Shares of CSX (CSX) - Get CSX Corporation Report took off like a runaway train Thursday after news broke that an activist and a veteran rail investor were teaming to mount a campaign against the company. Worth remembering that most runaway trains end up crashing.
CSX shares climbed more than 23% on Thursday after Hunter Harrison, the railroad maestro who orchestrated a remarkable turnaround at Canadian Pacific (CP) - Get Canadian Pacific Railway Limited Report , confirmed he was teaming with activist Paul Hilal's Mantle Ridge LP to make a run at the Florida-based railroad.
The excitement is understandable. Harrison won high praise for his work streamlining Canadian Pacific, with the railroad's Toronto-based shares up nearly 190% since he arrived in 2012. CSX shares have appreciated only half as much during that time period, with the company in recent years mired in a commodity slump and depressed demand for coal.
CSX seemingly would benefit from Harrison applying the CP game plan to its expenses. The company is currently targeting a sub-70% operating ratio, a measure of efficiency. Harrison's Canadian Pacific operating ratio by comparison dipped to 56.2% in the fourth quarter, down from 81.3% at year-end 2011 before he came on board.
But even if the excitement is reasonable, investors need to be careful not to get ahead of themselves. CSX shares hit split-adjusted levels unseen in 10 years on just the thought of an activist campaign, and without any assurance Harrison and Hilal will follow through on the plan.
Should the activists move forward they stand a reasonable chance of succeeding, with Cowen analyst Jason Seidl in a note saying the executive's "reputation of being the most sought after manager in the North American railroad industry could make it very difficult for CSX to refute Harrison's desire to run its franchise."
But even if Hilal does succeed in installing Harrison into a management role, a turnaround would take time and would be no sure bet. A rail source reached Thursday praised Harrison's acumen saying "they've identified an entire industry loaded with inefficiency and see tremendous opportunity there," but that same source questioned how much time and energy the 72-year-old executive was ready to give to CSX.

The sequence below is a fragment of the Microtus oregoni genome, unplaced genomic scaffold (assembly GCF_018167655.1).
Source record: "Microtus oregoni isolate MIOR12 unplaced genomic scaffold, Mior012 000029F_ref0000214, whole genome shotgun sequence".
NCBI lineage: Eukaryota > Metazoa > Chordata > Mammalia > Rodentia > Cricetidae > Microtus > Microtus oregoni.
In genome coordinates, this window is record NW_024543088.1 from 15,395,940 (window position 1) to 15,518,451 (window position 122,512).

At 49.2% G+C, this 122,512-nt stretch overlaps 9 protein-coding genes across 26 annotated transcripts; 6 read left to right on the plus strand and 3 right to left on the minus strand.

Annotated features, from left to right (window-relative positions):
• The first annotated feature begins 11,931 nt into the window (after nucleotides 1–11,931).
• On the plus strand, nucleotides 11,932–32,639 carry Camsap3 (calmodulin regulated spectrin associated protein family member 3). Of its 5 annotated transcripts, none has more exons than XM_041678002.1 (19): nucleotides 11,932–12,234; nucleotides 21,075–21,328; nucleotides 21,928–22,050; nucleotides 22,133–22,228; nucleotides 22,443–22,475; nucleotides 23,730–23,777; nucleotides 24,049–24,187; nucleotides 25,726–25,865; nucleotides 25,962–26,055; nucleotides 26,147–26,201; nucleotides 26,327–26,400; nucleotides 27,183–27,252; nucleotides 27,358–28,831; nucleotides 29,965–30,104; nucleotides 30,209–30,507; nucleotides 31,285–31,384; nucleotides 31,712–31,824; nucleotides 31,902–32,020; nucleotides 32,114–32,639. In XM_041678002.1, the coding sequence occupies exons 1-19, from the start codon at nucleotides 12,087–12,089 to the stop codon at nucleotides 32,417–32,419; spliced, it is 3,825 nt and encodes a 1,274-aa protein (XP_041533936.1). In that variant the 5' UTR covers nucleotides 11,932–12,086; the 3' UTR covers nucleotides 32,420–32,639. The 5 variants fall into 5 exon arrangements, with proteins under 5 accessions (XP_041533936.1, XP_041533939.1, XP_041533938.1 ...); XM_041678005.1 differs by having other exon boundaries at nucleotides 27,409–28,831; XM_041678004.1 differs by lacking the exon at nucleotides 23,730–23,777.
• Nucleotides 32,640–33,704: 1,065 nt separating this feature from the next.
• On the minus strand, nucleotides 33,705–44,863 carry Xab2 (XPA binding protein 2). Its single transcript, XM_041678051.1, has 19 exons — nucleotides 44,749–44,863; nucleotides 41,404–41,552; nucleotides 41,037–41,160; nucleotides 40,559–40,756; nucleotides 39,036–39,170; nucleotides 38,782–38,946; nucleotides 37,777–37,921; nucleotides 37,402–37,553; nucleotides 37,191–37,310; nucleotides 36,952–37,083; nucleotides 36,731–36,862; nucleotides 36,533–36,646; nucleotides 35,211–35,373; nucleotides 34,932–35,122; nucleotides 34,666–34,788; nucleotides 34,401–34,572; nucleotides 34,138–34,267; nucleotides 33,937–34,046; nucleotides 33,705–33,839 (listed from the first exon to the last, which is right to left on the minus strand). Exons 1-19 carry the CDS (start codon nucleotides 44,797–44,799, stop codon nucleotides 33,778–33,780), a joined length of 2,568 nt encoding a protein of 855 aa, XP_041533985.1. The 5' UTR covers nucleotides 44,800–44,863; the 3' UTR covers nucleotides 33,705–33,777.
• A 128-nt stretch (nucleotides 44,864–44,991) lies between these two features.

"This isn't a short-term project," the source said.
CSX, with tricky labor relations and facing significant competitive pressure from rival Norfolk Southern (NSC) - Get Norfolk Southern Corporation Report as well as truckers, is arguably harder to transform than CP, the source said. Its route network also leaves it prone to generating margins lower than what Canadian Pacific can command.
To be sure if Harrison gets on board and is able to drive CSX to Canadian Pacific-like levels, the upside would be significant. Morgan Stanley's Ravi Shanker estimates a potential upside for the stock of $60 per share in a best-case scenario, while at the same time warning "we would not yet draw the conclusion that CSX can get" to CP operating metrics.
Investors hoping for M&A could be in for even a longer wait. Harrison talked up the benefits of consolidation while at Canadian Pacific, targeting both CSX and Norfolk Southern at various times in recent years. But a source familiar with Hilal's thinking said operational improvements, and not consolidation, would be the initial focus of Mantle Ridge's campaign.
Longer-term if Harrison is involved in operations at CSX the company would presumably be more open to future M&A overtures from Canadian Pacific or elsewhere. Harrison used his position at CP to both attempt deals and to lobby against a U.S. regulatory moratorium on consolidation, arguing that only through M&A can rail gridlock issues be solved and customer service be improved.
Even if two companies are willing to attempt a deal, it still seems a long shot that the Surface Transportation Board and major customers would be willing to sign off on a deal.
The simple mention of Hunter Harrison to CSX added about $8 billion in market capitalization to the company in a single trading session. Given the complexities on the track ahead, think twice before continuing on for the rest of the ride.
- Ron Orol contributed to this report